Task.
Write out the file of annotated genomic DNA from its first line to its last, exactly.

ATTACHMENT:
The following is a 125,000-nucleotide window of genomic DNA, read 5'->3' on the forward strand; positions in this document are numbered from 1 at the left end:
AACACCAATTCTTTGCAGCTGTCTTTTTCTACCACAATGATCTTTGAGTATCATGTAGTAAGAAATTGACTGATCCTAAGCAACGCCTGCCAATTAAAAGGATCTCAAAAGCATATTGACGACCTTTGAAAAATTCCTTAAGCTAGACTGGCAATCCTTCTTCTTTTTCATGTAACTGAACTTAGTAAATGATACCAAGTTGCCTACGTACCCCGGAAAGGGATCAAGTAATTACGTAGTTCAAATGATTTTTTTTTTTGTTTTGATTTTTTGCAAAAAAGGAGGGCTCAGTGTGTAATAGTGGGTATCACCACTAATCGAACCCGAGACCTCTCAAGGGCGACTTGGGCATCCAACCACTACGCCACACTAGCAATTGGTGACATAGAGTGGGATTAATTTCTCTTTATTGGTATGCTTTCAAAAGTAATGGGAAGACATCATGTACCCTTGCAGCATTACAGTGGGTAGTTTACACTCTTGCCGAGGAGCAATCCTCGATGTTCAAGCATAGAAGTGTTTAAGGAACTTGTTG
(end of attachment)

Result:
The following is a 125,000-nucleotide window of genomic DNA, read 5'->3' on the forward strand; positions in this document are numbered from 1 at the left end:
AACACCAATTCTTTGCAGCTGTCTTTTTCTACCACAATGATCTTTGAGTATCATGTAGTAAGAAATTGACTGATCCTAAGCAACGCCTGCCAATTAAAAGGATCTCAAAAGCATATTGACGACCTTTGAAAAATTCCTTAAGCTAGACTGGCAATCCTTCTTCTTTTTCATGTAACTGAACTTAGTAAATGATACCAAGTTGCCTACGTACCCCGGAAAGGGATCAAGTAATTACGTAGTTCAAATGATTTTTTTTTTTGTTTTGATTTTTTGCAAAAAAGGAGGGCTCAGTGTGTAATAGTGGGTATCACCACTAATCGAACCCGAGACCTCTCAAGGGCGACTTGGGCATCCAACCACTACGCCACACTAGCAATTGGTGACATAGAGTGGGATTAATTTCTCTTTATTGGTATGCTTTCAAAAGTAATGGGAAGACATCATGTACCCTTGCAGCATTACAGTGGGTAGTTTACACTCTTGCCGAGGAGCAATCCTCGATGTTCAAGCATAGAAGTGTTTAAGGAACTTGTTG